Walkley library – where Gordon opened a  children’s library in 1924, which was used by many of our readers.

Highfield Branch Library, renovated and re-opened in 1923.

These achievements are evident in Gordon’s radio talk: ‘Much has been done to make the libraries worthy of their name, but much more remains to be done.’ More importantly, Gordon used the opportunity to make the case for reading and for public libraries. (Although our situation today is very different, his arguments still have merit). Libraries were, he said, ‘community schools where all may increase and supplement their education’, although their contribution to the ‘national educational structure is but, as yet, dimly recognised.’ An experienced local authority man, Gordon pointed out that the libraries were good value (11d – £4.70 today – per head, less than in other northern cities), offering ‘[information] freely placed at the service of the public; competent counsel in the choice of books; [and] where to look for the required information…’ He aimed, he said, to ‘attract and cultivate readers’, including children, and to anticipate and supply people’s needs:

If we have not the book wanted don’t hesitate to say so. If you do not tell us what you want, we are only able to guess at your requirements …

He went on:

Please do not mistake my meaning regarding this, I mean requirements of books of real value, and not merely of recreational interest.

‘Books of real value’ is an important phrase for Gordon and other librarians of the day. Free libraries were part of the great social reforms of the mid-19th century, founded with a view to the improvement, the self-improvement, of the working classes. Reading for pleasure and reading fiction (particularly the cheaper sort) were frowned upon. By the 1920s, librarians had mellowed somewhat, but the focus on education remained, along with the feeling that ratepayers’ money must be spent on the worthwhile, rather than the entertaining. So Gordon said:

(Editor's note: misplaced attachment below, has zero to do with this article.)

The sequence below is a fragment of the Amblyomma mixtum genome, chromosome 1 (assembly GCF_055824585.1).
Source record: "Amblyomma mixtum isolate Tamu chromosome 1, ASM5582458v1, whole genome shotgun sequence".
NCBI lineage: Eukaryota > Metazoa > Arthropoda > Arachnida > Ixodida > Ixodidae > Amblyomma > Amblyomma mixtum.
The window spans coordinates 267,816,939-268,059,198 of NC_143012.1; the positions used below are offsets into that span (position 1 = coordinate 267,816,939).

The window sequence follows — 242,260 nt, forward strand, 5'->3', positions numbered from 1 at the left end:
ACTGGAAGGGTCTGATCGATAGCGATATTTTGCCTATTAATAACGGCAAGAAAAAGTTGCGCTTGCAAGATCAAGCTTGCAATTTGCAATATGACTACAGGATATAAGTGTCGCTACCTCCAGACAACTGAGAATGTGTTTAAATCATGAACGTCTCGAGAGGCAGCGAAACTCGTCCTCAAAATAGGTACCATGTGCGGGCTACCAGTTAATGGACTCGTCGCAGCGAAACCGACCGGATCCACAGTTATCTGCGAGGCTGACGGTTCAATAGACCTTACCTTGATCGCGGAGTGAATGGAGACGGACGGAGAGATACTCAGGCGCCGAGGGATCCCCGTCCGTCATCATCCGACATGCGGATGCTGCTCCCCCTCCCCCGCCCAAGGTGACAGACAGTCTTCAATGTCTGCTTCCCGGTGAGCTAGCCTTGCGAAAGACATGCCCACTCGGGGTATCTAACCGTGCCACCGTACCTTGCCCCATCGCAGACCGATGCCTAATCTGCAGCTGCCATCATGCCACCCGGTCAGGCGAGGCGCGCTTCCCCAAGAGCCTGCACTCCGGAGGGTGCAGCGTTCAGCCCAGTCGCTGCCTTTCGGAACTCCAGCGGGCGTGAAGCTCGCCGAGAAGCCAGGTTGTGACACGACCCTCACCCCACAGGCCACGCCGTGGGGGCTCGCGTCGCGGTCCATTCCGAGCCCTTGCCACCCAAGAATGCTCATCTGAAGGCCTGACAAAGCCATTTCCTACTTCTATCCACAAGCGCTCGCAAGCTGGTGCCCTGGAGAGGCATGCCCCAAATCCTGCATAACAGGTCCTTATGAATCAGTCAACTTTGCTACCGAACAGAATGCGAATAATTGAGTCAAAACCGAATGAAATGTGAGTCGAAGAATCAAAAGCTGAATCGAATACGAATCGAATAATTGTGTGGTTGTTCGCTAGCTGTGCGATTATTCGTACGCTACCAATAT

[The central library] is not for readers who require only the latest popular novel, unless it should happen to be the work of a novelist of admitted quality. In general the libraries do not provide, as new, the ordinary novel. They do not have the money for the purpose, even supposing the ordinary novel was worth its price.


Too often the public library is only thought and spoken of in connection with the reading of novels, and without detracting in the slightest degree from the value to the people of the library’s service in providing recreational reading, yet I would emphasise the contribution it offers to the raising of the standard of general intelligence which is the library’s greatest value to the city.

Gordon concluded: ‘I believe the libraries have something for everybody … I hope many more will … find pleasure and profit in [them].’ The broadcast was clearly part of a communications strategy, aiming to draw Sheffielders in. There were also updates in the local press and trade papers, public lectures, reading lists, exhibitions and slogans such as ‘The Library exists for Books, Information, and Service’. But it seems likely that Gordon was also talking to his employers, the Council. He emphasised the benefits of the library service, including as a means of profiting local industry, and he talked confidently of growth: ‘…when our library service expands, as it must expand…’ A library, he said, is ‘books made productive’.

1927 was to be Gordon’s last year in Sheffield. Shortly after the broadcast, he started a new job as chief librarian in Leeds. There were press suggestions that Sheffield had itself to blame, as the salary offered was well below that of other northern cities. He stayed in Leeds for the rest of his career, and was much praised for its libraries. In Sheffield, he was succeeded by his equally energetic and insightful deputy, Joseph Lamb, whose work is explored elsewhere on this website.

Gordon presided over an increase in borrowing in Sheffield from 711,000 books in 1921 to over 1.5 million in 1926.  His friend Lamb wrote of him: ‘when he was in charge libraries became marvellously alive’.[vi]


[i] The script can be seen in the Sheffield Local History Library.

[ii] Obituary by J P Lamb, Library Association Record, November 1966, p.418.

[iii] Obituaries by E Hargreaves and A E Burbridge respectively, Library Association Record, November 1966, p.420.

[iv] The City Libraries of Sheffield, 1856-1956 (Sheffield, Libraries Galleries and Museums Committee, 1956).

[v] Open access, i.e. shelving accessible to the public, is almost universal today. In the early twentieth century, closed access, where books are chosen from catalogues and brought to borrowers by staff, was the norm.

[vi] From (ii) above.